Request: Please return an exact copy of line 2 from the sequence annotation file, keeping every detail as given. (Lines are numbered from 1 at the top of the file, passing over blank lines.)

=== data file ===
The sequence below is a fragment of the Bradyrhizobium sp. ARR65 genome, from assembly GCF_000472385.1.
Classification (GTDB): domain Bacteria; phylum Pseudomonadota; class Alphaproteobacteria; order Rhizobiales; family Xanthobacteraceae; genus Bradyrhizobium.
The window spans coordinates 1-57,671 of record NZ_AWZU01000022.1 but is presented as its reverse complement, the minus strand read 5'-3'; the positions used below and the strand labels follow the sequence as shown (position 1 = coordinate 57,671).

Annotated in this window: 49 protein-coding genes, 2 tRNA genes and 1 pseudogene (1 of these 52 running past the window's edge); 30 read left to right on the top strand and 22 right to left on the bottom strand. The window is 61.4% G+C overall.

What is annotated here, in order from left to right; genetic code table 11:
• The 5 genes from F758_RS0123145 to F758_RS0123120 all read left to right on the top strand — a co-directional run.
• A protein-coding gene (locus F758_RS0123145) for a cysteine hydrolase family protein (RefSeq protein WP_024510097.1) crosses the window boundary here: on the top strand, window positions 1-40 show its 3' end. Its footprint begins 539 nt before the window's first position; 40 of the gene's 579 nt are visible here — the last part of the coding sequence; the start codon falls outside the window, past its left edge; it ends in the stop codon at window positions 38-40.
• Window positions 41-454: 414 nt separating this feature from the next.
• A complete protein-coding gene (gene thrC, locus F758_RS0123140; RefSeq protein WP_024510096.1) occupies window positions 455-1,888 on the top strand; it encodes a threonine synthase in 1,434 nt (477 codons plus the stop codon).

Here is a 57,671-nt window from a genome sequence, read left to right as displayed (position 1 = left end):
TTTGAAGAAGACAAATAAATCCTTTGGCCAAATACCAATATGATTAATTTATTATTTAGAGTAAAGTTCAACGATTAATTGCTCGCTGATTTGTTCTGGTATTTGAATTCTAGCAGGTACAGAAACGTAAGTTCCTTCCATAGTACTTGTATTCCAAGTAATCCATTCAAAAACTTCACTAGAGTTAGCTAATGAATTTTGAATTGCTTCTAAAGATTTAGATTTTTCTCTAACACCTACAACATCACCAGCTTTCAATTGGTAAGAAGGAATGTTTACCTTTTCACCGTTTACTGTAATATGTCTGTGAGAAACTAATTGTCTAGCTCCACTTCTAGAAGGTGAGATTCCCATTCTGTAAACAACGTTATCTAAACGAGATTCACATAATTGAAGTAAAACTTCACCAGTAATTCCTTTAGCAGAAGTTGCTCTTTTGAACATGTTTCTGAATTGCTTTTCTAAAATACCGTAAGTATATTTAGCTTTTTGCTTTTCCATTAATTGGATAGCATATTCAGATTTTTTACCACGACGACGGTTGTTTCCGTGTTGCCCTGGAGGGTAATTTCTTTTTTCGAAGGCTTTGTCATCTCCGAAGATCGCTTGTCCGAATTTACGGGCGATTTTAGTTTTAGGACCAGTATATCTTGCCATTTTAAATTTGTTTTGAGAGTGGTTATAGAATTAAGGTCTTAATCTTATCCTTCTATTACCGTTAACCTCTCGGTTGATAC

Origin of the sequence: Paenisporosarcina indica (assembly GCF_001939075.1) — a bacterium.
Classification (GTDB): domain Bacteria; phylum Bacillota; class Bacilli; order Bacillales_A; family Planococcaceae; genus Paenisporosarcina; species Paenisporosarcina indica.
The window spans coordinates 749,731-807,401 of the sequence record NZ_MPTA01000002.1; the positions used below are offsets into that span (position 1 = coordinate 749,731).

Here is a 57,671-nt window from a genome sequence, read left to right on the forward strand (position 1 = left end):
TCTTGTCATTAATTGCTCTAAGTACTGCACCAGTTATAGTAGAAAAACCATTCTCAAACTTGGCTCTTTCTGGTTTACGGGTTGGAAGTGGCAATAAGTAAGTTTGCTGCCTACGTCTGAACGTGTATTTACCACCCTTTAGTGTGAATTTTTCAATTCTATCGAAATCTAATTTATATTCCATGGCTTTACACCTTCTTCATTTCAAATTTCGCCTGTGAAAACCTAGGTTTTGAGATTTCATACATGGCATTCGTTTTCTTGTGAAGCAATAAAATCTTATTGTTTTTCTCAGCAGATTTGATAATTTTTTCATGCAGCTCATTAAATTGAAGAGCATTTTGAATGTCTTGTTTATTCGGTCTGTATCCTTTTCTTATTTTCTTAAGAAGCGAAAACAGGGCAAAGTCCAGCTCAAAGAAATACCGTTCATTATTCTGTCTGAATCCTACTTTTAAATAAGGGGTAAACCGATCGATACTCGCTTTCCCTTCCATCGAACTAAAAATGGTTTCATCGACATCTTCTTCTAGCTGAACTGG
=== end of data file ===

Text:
Classification (GTDB): domain Bacteria; phylum Pseudomonadota; class Alphaproteobacteria; order Rhizobiales; family Xanthobacteraceae; genus Bradyrhizobium.